In 1986, after a 5-year stint in the USAF, Nimon Bondurant started a business venture with his best friend and cousin, Tyson Bondurant. The company, DataCapture Inc., would create early groundbreaking technological advancements in the newly evolving desktop publishing industry. In the mid 80’s, Desktop publishing was in its infancy.
Early technologies, including the PC and the optical scanners, were making their way into the marketplace. Nimon and Tyson recognized early that optical scanners, which could read and type text from a paper, could possibly replace the manual entering of documents. They started a company called DataCapture Corp. and purchased Microtek ms300a scanners. Next, they developed their own software which increased the speed of the scanners by over 800%, and allowed the scanners to recognize many foreign languages.
Nimon’s tenacity landed them substantial contracts including Lexus Nexus, the Foreign Technologies division of the US government (FTD), Atlanta Centers for Disease Control (NIOSH), and Boeing Aircraft. The company grew to over 40 employees, and 40,000 square feet of office space.
In 1993, Nimon’s computer became infected with a virus that he could not remove using the programs offered at that time. After weeks of frustration of being unable to remove it from his work computer, Nimon decided to take matters into his own hands. He didn’t know anything about antivirus software, but believed one could be made with the right talent. Using a substantial part of his savings, Nimon hired a company to create a software program using Artificial Intelligence (A/I), something unique to the market at that time. Nimon surmised that while it was not possible to learn every virus because each was different, A/I would
allow his antivirus program to watch for suspicious activity, determine if it was harmful, and then quarantine it. Later
that year IMMUNE II A/I based Antivirus software was born.
Four months later, his company Higher Ground Software Inc. was one of the very first African-American owned utility software companies in the US, Canada, and South America with products in all of the major computer retail stores.
In the summer of 2013, the idea of a water purification device came about because a portable car wash vendor stopped by Nimon’s home and asked to wash his automobiles. Nimon watched as over a hundred of gallons of water went down the drain, just to clean his cars. It occurred to Nimon that was an incredible waste of water, Nimon asked the car wash owner why he didn’t recycle the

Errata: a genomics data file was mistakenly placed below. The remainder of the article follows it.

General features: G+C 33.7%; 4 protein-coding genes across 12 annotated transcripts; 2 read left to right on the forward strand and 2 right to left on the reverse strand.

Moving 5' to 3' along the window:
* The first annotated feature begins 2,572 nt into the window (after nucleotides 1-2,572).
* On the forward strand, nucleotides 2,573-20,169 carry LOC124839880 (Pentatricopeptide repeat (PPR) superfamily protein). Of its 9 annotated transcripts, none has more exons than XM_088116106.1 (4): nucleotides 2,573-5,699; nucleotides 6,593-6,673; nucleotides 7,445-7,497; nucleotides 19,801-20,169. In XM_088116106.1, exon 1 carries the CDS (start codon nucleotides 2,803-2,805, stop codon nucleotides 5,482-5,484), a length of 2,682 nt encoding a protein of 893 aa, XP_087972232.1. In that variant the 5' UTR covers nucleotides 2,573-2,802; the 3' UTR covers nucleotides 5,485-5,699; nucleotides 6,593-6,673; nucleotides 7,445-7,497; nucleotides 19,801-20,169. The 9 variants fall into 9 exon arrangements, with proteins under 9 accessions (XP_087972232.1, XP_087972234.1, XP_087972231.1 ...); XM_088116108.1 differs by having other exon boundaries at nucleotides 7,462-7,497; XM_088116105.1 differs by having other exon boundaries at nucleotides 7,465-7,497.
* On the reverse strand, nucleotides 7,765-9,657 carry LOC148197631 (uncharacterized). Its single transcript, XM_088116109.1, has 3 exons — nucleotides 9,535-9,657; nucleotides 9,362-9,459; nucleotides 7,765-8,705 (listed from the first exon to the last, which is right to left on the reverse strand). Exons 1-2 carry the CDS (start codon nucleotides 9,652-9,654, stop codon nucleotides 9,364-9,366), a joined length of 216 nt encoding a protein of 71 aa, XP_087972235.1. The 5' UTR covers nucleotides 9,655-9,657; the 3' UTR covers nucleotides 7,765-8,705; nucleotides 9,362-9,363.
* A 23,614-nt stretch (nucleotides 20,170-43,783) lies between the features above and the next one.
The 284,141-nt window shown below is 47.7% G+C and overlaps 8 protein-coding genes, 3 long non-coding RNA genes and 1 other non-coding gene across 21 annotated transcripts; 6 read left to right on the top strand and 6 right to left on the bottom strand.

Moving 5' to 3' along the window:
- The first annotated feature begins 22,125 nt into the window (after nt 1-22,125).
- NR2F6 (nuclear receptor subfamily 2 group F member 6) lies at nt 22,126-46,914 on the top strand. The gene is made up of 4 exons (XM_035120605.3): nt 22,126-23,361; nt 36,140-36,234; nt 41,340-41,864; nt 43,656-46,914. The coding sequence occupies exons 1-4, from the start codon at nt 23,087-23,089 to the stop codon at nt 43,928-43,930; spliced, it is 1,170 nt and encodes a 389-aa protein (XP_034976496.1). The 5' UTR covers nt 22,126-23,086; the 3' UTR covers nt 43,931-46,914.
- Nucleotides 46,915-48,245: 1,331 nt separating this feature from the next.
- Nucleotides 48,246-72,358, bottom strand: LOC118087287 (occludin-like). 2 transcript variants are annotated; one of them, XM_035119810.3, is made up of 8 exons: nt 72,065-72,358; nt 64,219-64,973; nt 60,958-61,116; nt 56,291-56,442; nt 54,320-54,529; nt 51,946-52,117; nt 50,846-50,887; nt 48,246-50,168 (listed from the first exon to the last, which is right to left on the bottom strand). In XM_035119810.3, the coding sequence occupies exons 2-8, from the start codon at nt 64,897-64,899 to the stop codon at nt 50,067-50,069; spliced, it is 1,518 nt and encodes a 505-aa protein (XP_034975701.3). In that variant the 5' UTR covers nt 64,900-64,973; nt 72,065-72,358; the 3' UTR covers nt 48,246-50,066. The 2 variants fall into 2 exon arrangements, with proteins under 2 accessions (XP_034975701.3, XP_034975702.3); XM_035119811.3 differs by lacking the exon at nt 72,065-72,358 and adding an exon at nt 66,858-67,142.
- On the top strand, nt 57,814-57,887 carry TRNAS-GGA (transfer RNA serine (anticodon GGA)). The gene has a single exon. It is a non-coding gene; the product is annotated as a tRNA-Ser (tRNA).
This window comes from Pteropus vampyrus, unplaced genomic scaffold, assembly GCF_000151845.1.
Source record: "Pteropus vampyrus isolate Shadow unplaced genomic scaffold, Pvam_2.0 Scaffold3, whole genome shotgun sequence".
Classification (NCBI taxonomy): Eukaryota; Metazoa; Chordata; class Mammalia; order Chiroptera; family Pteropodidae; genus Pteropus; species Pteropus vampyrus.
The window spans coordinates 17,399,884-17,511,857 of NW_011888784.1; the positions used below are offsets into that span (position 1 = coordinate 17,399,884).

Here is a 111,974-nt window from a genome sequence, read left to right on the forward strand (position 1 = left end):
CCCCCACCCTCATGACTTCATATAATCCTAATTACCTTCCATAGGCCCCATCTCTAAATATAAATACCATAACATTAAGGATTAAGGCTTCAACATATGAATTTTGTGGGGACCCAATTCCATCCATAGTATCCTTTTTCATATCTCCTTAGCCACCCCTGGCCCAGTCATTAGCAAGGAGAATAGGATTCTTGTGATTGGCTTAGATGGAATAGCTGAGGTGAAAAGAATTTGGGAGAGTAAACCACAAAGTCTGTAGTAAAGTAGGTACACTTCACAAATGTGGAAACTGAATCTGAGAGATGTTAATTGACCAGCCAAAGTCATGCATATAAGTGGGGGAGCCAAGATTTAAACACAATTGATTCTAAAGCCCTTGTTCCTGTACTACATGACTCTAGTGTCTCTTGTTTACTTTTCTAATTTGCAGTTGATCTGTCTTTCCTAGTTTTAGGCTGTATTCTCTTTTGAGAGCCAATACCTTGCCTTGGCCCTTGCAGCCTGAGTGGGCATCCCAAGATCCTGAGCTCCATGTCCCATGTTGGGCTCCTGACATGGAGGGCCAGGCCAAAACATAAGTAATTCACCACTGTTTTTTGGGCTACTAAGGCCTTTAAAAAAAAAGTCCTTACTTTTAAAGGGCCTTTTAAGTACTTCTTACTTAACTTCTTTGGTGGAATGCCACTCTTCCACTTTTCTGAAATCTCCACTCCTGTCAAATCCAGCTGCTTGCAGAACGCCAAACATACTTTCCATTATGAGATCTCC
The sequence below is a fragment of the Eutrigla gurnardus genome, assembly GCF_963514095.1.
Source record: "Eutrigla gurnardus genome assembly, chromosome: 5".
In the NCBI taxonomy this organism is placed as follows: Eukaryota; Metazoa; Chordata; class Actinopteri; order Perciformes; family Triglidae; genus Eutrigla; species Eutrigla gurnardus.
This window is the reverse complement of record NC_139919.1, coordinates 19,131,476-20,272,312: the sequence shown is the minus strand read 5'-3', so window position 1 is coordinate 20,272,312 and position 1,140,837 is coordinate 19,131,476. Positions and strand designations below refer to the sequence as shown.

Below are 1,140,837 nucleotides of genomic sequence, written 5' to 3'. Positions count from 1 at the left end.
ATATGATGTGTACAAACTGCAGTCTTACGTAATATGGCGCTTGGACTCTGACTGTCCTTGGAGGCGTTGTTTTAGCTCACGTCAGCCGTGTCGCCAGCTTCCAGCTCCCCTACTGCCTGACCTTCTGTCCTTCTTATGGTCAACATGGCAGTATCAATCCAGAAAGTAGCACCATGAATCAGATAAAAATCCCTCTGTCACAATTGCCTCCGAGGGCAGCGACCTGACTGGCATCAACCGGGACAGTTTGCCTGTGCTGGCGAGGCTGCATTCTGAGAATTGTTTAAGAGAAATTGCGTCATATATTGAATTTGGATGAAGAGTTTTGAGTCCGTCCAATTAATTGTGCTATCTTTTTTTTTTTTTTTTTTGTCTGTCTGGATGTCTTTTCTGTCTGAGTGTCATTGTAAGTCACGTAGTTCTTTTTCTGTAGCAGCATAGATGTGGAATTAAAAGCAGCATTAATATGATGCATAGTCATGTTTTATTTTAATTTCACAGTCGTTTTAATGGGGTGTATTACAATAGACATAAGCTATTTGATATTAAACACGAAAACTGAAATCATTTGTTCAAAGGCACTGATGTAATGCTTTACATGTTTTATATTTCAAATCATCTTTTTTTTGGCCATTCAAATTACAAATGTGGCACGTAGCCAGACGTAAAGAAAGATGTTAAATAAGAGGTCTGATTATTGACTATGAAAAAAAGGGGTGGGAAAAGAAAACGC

water he used. The gentlemen replied that such a device would add several hundred pounds to his work vehicle, damage his axel, and the cost was far too expensive. Finding himself in a familiar place of addressing a challenge, Nimon set out to make a portable purifier for businesses like this one. He began drafting ideas for a purifier that could remove all matter and retain just the water. It took months of research, investment, and tinkering in his garage.
In February 2015, Nimon achieved his goal. Build 37 (now known as “The CamelTrain”) was finished and he conducted his test the way he usually did, with red dye. If you can filter out color, you can filter out anything. Nimon had the water tested, and confirmed that it was clean, in fact is was not just clean it was near reverse osmosis level clean, which meant it was drinkable.
Excited about his invention Nimon emailed his cousin Tyson the results, then he noticed an email in his inbox called “Sick Water” which was a document produced by United Nations Environment Protection Organization. It was odd because Nimon had never looked this up, and never contacted them at all. After reading it, Nimon realized that he has found his purpose in life: to offer clean,
uninfected, unpolluted, safe water to those who need it, wherever they need it.